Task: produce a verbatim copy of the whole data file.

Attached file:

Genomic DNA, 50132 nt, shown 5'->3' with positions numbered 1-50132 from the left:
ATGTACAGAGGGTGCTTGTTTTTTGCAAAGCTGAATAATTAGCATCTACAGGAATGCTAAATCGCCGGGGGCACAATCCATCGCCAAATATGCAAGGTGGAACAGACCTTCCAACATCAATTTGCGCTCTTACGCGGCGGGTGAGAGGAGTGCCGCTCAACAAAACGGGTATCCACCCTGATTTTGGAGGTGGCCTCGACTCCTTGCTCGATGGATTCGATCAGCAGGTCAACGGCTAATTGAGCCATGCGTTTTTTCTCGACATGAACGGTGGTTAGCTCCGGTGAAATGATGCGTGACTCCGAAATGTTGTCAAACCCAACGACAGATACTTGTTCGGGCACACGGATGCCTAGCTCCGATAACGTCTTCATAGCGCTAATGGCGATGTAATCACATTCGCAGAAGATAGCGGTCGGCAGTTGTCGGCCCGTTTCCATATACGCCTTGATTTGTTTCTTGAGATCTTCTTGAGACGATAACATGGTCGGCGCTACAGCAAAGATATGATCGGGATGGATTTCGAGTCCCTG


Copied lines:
Genomic DNA, 50132 nt, shown 5'->3' with positions numbered 1-50132 from the left:
ATGTACAGAGGGTGCTTGTTTTTTGCAAAGCTGAATAATTAGCATCTACAGGAATGCTAAATCGCCGGGGGCACAATCCATCGCCAAATATGCAAGGTGGAACAGACCTTCCAACATCAATTTGCGCTCTTACGCGGCGGGTGAGAGGAGTGCCGCTCAACAAAACGGGTATCCACCCTGATTTTGGAGGTGGCCTCGACTCCTTGCTCGATGGATTCGATCAGCAGGTCAACGGCTAATTGAGCCATGCGTTTTTTCTCGACATGAACGGTGGTTAGCTCCGGTGAAATGATGCGTGACTCCGAAATGTTGTCAAACCCAACGACAGATACTTGTTCGGGCACACGGATGCCTAGCTCCGATAACGTCTTCATAGCGCTAATGGCGATGTAATCACATTCGCAGAAGATAGCGGTCGGCAGTTGTCGGCCCGTTTCCATATACGCCTTGATTTGTTTCTTGAGATCTTCTTGAGACGATAACATGGTCGGCGCTACAGCAAAGATATGATCGGGATGGATTTCGAGTCCCTG